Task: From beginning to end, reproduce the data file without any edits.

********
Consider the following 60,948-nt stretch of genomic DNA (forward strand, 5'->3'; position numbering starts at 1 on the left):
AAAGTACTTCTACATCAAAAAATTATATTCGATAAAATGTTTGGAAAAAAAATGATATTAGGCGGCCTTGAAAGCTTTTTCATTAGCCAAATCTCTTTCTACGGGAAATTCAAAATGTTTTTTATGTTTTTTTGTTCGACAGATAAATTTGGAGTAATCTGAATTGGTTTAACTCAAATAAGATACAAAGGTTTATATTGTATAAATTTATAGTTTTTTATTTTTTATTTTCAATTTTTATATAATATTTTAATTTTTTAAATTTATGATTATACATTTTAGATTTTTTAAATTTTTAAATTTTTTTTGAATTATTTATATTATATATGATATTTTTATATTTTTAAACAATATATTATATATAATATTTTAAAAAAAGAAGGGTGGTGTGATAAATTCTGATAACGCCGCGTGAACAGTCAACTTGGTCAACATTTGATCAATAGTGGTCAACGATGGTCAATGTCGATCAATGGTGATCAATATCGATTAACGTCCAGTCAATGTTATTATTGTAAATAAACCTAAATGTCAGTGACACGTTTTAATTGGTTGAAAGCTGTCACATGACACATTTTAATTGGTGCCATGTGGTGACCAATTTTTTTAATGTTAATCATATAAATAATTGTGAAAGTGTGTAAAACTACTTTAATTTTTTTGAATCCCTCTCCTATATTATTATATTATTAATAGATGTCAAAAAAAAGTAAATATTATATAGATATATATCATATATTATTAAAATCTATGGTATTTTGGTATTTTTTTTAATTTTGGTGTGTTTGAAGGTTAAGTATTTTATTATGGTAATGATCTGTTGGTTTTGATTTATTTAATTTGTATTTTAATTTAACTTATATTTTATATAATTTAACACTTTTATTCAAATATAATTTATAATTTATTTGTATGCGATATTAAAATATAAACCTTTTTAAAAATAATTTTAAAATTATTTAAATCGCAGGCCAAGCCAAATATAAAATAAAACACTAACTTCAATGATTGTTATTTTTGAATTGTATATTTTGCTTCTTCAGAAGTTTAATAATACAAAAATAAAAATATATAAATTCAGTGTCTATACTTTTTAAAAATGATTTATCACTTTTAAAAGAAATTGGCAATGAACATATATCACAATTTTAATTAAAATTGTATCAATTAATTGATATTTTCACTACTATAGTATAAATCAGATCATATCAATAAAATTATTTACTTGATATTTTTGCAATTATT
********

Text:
Consider the following 60,948-nt stretch of genomic DNA (forward strand, 5'->3'; position numbering starts at 1 on the left):
AAAGTACTTCTACATCAAAAAATTATATTCGATAAAATGTTTGGAAAAAAAATGATATTAGGCGGCCTTGAAAGCTTTTTCATTAGCCAAATCTCTTTCTACGGGAAATTCAAAATGTTTTTTATGTTTTTTTGTTCGACAGATAAATTTGGAGTAATCTGAATTGGTTTAACTCAAATAAGATACAAAGGTTTATATTGTATAAATTTATAGTTTTTTATTTTTTATTTTCAATTTTTATATAATATTTTAATTTTTTAAATTTATGATTATACATTTTAGATTTTTTAAATTTTTAAATTTTTTTTGAATTATTTATATTATATATGATATTTTTATATTTTTAAACAATATATTATATATAATATTTTAAAAAAAGAAGGGTGGTGTGATAAATTCTGATAACGCCGCGTGAACAGTCAACTTGGTCAACATTTGATCAATAGTGGTCAACGATGGTCAATGTCGATCAATGGTGATCAATATCGATTAACGTCCAGTCAATGTTATTATTGTAAATAAACCTAAATGTCAGTGACACGTTTTAATTGGTTGAAAGCTGTCACATGACACATTTTAATTGGTGCCATGTGGTGACCAATTTTTTTAATGTTAATCATATAAATAATTGTGAAAGTGTGTAAAACTACTTTAATTTTTTTGAATCCCTCTCCTATATTATTATATTATTAATAGATGTCAAAAAAAAGTAAATATTATATAGATATATATCATATATTATTAAAATCTATGGTATTTTGGTATTTTTTTTAATTTTGGTGTGTTTGAAGGTTAAGTATTTTATTATGGTAATGATCTGTTGGTTTTGATTTATTTAATTTGTATTTTAATTTAACTTATATTTTATATAATTTAACACTTTTATTCAAATATAATTTATAATTTATTTGTATGCGATATTAAAATATAAACCTTTTTAAAAATAATTTTAAAATTATTTAAATCGCAGGCCAAGCCAAATATAAAATAAAACACTAACTTCAATGATTGTTATTTTTGAATTGTATATTTTGCTTCTTCAGAAGTTTAATAATACAAAAATAAAAATATATAAATTCAGTGTCTATACTTTTTAAAAATGATTTATCACTTTTAAAAGAAATTGGCAATGAACATATATCACAATTTTAATTAAAATTGTATCAATTAATTGATATTTTCACTACTATAGTATAAATCAGATCATATCAATAAAATTATTTACTTGATATTTTTGCAATTATT